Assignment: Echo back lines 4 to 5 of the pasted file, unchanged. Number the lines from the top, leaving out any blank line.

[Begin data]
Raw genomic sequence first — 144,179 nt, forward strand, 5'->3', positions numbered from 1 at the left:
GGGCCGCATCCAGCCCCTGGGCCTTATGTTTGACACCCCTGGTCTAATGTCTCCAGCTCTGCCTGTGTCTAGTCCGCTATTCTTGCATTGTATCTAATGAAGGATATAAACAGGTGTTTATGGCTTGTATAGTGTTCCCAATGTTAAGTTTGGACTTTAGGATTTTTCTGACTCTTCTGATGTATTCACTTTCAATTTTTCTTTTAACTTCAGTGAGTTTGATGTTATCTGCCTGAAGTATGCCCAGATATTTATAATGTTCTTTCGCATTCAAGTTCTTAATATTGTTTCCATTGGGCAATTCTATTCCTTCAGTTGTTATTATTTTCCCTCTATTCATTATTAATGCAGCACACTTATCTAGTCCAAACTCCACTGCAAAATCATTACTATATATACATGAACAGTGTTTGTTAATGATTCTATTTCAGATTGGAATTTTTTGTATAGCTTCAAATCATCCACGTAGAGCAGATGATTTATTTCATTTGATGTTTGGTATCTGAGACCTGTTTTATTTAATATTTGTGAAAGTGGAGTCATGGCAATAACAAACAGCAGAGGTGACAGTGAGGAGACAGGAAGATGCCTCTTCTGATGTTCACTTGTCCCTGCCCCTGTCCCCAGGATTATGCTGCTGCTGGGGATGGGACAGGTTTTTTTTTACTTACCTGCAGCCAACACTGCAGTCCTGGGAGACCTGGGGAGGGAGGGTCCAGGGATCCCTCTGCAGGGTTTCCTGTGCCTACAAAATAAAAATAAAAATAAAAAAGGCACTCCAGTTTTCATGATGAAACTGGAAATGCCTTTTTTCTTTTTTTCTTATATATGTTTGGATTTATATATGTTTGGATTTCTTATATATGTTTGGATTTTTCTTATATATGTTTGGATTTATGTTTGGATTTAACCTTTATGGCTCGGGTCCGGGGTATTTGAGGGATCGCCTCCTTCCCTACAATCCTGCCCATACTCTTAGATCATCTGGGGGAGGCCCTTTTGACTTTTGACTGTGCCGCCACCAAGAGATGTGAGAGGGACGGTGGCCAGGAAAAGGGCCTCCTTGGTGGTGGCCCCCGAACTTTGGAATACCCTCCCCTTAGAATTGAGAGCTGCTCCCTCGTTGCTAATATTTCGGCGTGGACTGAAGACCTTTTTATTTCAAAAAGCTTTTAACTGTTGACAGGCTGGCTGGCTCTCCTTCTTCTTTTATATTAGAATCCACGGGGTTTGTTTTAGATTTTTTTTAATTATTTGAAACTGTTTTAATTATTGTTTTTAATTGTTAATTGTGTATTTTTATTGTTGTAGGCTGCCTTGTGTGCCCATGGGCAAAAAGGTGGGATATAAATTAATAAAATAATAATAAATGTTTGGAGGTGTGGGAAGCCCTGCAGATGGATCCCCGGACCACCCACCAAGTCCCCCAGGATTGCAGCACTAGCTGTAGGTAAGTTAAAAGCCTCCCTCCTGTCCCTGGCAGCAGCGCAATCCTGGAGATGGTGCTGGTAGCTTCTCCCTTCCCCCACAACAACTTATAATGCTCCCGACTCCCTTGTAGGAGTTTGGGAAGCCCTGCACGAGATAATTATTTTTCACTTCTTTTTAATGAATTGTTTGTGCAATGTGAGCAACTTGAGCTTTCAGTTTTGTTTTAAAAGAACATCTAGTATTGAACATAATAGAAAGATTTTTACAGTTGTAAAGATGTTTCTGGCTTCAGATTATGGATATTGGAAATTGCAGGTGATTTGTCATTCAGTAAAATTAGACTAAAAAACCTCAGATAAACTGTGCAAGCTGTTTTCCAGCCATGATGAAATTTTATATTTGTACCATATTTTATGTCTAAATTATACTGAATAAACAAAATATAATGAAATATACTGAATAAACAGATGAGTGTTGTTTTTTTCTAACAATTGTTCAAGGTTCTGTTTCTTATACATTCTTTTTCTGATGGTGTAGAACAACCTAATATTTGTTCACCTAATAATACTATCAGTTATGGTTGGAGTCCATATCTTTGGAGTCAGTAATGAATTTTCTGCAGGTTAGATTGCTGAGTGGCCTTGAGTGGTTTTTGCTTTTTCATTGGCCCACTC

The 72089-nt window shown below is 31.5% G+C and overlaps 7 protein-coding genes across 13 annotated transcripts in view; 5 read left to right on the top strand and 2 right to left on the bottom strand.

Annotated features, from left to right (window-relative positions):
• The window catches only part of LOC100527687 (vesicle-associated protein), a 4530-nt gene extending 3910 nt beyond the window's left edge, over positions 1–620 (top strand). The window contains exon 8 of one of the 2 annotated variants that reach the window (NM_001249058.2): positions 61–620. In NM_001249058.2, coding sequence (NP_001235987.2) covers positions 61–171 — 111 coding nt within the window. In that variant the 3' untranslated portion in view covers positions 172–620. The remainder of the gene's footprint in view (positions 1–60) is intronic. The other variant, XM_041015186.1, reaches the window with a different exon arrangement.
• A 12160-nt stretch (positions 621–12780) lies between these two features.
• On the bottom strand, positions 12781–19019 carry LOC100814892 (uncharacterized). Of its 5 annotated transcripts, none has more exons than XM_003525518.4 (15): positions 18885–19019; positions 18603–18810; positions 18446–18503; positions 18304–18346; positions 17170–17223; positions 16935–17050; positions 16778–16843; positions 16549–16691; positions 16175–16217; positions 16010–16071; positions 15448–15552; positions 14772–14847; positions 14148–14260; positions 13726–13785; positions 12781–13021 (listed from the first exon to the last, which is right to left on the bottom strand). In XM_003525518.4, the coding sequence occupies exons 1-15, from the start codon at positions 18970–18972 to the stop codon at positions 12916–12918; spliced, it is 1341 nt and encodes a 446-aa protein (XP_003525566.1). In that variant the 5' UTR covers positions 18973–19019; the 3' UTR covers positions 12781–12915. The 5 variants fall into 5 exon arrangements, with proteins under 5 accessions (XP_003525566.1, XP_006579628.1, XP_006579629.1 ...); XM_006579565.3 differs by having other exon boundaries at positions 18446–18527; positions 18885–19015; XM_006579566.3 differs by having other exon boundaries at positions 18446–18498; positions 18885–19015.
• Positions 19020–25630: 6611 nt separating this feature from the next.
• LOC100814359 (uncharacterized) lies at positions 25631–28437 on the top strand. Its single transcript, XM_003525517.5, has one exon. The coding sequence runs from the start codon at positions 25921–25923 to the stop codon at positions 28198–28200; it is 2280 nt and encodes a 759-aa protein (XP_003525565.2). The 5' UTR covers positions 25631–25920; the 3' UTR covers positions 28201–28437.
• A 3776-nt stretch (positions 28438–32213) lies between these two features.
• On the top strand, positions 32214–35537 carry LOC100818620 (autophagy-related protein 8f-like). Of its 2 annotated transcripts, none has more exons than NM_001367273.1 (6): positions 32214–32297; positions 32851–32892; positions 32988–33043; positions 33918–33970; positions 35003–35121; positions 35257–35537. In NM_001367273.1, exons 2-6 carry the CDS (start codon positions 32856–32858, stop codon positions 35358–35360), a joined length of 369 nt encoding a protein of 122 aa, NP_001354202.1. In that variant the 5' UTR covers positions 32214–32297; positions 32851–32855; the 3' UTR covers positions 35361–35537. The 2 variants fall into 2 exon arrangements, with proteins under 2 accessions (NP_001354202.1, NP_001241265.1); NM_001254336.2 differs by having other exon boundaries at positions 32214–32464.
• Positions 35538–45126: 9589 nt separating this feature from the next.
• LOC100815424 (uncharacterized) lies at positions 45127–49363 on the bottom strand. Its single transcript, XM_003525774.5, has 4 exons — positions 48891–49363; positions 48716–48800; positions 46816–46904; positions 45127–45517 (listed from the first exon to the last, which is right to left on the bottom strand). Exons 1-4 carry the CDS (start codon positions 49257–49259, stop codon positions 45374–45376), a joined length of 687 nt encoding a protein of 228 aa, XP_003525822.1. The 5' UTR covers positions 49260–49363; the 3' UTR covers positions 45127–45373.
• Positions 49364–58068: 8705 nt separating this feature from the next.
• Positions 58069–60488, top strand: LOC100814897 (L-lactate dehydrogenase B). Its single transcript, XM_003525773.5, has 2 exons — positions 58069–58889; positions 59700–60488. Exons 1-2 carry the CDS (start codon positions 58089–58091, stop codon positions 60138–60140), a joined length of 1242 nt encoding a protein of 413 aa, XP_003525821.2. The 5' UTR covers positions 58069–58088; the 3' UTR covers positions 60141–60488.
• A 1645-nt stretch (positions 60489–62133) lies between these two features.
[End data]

Annotated features, from left to right (window-relative positions):
• The window catches only part of LOC100527687 (vesicle-associated protein), a 4530-nt gene extending 3910 nt beyond the window's left edge, over positions 1–620 (top strand). The window contains exon 8 of one of the 2 annotated variants that reach the window (NM_001249058.2): positions 61–620. In NM_001249058.2, coding sequence (NP_001235987.2) covers positions 61–171 — 111 coding nt within the window. In that variant the 3' untranslated portion in view covers positions 172–620. The remainder of the gene's footprint in view (positions 1–60) is intronic. The other variant, XM_041015186.1, reaches the window with a different exon arrangement.